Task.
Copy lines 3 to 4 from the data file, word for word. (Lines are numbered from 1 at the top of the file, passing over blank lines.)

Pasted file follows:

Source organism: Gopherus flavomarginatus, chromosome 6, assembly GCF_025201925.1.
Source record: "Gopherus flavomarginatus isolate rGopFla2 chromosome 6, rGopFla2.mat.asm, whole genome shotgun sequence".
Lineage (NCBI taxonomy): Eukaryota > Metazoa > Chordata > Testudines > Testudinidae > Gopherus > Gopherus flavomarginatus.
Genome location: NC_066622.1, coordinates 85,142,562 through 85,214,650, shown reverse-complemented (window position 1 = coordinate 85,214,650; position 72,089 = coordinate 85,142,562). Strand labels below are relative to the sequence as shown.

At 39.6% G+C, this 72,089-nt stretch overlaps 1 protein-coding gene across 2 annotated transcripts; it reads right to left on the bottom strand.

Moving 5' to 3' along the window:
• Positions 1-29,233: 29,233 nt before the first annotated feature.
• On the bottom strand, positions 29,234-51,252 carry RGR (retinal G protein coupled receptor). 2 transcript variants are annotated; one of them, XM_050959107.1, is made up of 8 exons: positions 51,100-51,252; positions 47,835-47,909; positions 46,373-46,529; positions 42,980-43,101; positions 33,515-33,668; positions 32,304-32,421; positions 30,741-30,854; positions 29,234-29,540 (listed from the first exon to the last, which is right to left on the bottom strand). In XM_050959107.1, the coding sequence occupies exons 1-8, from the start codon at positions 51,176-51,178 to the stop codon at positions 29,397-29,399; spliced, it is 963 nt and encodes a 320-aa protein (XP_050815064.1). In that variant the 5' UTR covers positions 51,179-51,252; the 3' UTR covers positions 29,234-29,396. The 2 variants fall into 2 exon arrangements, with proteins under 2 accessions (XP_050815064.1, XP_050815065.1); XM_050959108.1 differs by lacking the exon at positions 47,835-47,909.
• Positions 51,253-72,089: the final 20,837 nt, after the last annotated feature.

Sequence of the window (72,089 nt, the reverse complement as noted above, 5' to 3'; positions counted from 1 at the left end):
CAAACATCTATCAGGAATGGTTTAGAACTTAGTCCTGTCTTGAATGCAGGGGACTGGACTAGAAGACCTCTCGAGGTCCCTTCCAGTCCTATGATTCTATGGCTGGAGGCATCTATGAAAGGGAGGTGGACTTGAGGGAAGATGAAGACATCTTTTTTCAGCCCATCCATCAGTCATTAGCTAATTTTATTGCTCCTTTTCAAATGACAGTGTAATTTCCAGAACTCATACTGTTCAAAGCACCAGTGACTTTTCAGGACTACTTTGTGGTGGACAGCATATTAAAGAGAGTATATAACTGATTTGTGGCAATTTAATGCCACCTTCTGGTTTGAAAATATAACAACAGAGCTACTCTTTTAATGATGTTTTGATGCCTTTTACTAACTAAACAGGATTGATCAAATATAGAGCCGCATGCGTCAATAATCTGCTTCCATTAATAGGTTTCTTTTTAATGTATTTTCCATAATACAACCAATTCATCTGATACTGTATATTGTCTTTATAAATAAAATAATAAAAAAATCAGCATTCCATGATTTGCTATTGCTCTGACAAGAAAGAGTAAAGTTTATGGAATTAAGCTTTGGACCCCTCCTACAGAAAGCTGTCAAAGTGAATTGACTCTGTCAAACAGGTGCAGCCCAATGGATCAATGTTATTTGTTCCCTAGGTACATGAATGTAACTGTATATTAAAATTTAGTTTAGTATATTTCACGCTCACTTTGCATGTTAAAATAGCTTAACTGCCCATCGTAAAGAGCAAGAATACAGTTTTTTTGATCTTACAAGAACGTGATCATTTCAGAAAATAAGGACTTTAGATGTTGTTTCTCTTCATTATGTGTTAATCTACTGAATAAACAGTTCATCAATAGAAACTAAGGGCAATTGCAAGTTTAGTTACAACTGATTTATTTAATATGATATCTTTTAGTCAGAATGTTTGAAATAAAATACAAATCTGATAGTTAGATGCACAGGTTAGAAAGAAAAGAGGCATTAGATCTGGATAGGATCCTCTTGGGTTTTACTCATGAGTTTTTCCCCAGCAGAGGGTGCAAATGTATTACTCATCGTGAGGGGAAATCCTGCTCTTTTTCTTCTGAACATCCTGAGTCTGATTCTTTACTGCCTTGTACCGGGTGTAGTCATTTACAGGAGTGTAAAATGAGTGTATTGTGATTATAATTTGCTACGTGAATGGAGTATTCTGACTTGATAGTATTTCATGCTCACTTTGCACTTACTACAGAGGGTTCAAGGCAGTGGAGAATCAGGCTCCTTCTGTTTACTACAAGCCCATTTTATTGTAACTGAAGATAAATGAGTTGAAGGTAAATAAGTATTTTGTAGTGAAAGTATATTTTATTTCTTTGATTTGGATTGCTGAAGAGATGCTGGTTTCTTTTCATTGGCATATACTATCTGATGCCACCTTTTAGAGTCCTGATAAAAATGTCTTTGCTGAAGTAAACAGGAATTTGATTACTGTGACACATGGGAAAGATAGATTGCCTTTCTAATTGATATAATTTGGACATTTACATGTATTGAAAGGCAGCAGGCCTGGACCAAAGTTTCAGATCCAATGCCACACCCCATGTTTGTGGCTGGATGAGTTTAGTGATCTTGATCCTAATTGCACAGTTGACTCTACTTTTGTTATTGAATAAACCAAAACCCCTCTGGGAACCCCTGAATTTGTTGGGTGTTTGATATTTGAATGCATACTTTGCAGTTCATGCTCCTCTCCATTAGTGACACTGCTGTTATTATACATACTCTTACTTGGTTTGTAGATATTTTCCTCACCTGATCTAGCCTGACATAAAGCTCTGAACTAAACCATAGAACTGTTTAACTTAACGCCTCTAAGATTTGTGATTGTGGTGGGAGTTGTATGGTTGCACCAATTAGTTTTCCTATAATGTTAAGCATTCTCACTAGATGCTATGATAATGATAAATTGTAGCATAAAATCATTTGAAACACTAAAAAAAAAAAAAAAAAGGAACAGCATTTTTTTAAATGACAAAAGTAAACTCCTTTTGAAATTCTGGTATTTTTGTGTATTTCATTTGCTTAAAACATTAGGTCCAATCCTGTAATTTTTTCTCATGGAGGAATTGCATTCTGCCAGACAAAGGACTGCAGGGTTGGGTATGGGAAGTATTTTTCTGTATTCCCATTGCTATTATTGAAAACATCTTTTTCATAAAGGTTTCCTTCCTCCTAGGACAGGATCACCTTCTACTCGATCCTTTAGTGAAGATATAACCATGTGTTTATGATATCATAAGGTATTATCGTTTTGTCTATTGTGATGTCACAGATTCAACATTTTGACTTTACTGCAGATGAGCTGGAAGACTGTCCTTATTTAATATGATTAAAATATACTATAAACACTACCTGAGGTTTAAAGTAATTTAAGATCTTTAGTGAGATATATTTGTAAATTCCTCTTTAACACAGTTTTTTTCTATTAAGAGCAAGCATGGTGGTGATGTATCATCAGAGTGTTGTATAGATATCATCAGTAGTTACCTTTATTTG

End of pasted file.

Lineage (NCBI taxonomy): Eukaryota > Metazoa > Chordata > Testudines > Testudinidae > Gopherus > Gopherus flavomarginatus.
Genome location: NC_066622.1, coordinates 85,142,562 through 85,214,650, shown reverse-complemented (window position 1 = coordinate 85,214,650; position 72,089 = coordinate 85,142,562). Strand labels below are relative to the sequence as shown.